Anytime an essay’s title riffs on a variation of “The Problem With [insert perceived source of a problem],” there is likely to be a problem. It is a provocative way to begin a conversation, surely, and provocation is often useful to instigate discussion but when there’s “a problem” with something, vague generalizations are likely to follow. In the Sunday Book Review this week, Neil Genzlinger wrote an essay, “The Problem With Memoirs,” where he takes issue with this “age of oversharing.” He writes, “There was a time when you had to earn the right to draft a memoir, by accomplishing something noteworthy or having an extremely unusual experience or being such a brilliant writer that you could turn relatively ordinary occurrences into a snapshot of a broader historical moment,” as if there should be a vetting process for who is or is not eligible to write a memoir.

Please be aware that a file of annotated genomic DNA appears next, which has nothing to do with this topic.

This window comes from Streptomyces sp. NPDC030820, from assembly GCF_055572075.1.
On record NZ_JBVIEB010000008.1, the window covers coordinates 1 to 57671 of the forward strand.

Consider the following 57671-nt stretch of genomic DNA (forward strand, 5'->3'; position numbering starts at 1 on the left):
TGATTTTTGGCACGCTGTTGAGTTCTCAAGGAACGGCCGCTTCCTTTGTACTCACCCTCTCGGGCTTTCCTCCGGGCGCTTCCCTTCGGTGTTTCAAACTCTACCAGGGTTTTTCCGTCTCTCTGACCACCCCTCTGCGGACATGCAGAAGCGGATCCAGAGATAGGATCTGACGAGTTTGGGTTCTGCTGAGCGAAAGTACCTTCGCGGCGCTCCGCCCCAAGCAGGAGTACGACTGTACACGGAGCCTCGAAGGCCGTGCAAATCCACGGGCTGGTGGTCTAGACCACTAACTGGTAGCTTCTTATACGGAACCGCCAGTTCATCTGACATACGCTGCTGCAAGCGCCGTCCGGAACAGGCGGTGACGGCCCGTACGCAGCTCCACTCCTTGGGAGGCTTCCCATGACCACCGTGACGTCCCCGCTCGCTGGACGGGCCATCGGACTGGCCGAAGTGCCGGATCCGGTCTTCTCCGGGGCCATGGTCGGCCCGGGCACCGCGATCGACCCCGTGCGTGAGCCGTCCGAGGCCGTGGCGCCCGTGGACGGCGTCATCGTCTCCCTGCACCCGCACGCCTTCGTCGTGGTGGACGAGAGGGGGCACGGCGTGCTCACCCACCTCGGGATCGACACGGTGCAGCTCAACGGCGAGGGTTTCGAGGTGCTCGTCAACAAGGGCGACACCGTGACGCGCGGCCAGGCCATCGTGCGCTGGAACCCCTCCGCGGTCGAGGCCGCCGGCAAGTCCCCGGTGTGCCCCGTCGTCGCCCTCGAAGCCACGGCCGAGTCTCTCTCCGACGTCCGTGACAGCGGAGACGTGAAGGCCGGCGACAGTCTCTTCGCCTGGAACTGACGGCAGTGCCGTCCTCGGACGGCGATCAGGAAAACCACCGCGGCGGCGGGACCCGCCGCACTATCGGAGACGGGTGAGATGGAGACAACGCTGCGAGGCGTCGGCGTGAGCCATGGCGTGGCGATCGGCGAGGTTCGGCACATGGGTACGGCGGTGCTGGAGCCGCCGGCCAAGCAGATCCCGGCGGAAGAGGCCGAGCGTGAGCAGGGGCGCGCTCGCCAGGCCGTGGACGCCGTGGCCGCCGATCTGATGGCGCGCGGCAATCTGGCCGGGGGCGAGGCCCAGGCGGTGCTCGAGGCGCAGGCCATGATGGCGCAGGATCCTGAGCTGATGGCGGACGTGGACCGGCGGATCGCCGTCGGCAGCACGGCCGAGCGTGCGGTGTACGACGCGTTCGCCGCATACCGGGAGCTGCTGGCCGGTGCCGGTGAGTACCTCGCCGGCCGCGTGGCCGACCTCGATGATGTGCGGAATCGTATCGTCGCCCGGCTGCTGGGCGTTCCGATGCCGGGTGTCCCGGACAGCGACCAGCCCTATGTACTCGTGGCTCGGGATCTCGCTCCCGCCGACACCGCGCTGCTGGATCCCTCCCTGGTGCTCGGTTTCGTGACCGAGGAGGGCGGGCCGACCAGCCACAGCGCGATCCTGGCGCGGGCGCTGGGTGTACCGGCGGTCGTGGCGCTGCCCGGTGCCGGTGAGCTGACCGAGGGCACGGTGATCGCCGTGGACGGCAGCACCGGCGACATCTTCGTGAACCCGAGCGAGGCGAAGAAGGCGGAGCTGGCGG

For a long time, I was fairly skeptical of memoirs and did not necessarily see the utility in reading an accounting of someone else’s memories, particularly when those memories seemed to come from an ordinary life or a life not yet fully lived, as is the case for young memoirists. I understand Genzlinger’s frustration but his lament felt a bit narrow and shortsighted. When a very young person writes a memoir, I often wonder what they could have possibly learned, but that attitude is not necessarily fair, particularly because people often mistake memoirs for autobiographies and they are not the same thing. As I understand them, autobiographies recount the entirety of a life lived. Memoir, which takes its meaning from the Latin memoria, to reminisce, is about a moment or series of moments in time that might speak to something greater. Memoirs are more intimate in scope. A memoir tells a close story so it is not surprising then that memoirs are written by people of all ages, whether they have accomplished something noteworthy (a relative concept) or had an unusual experience (also relative), or not.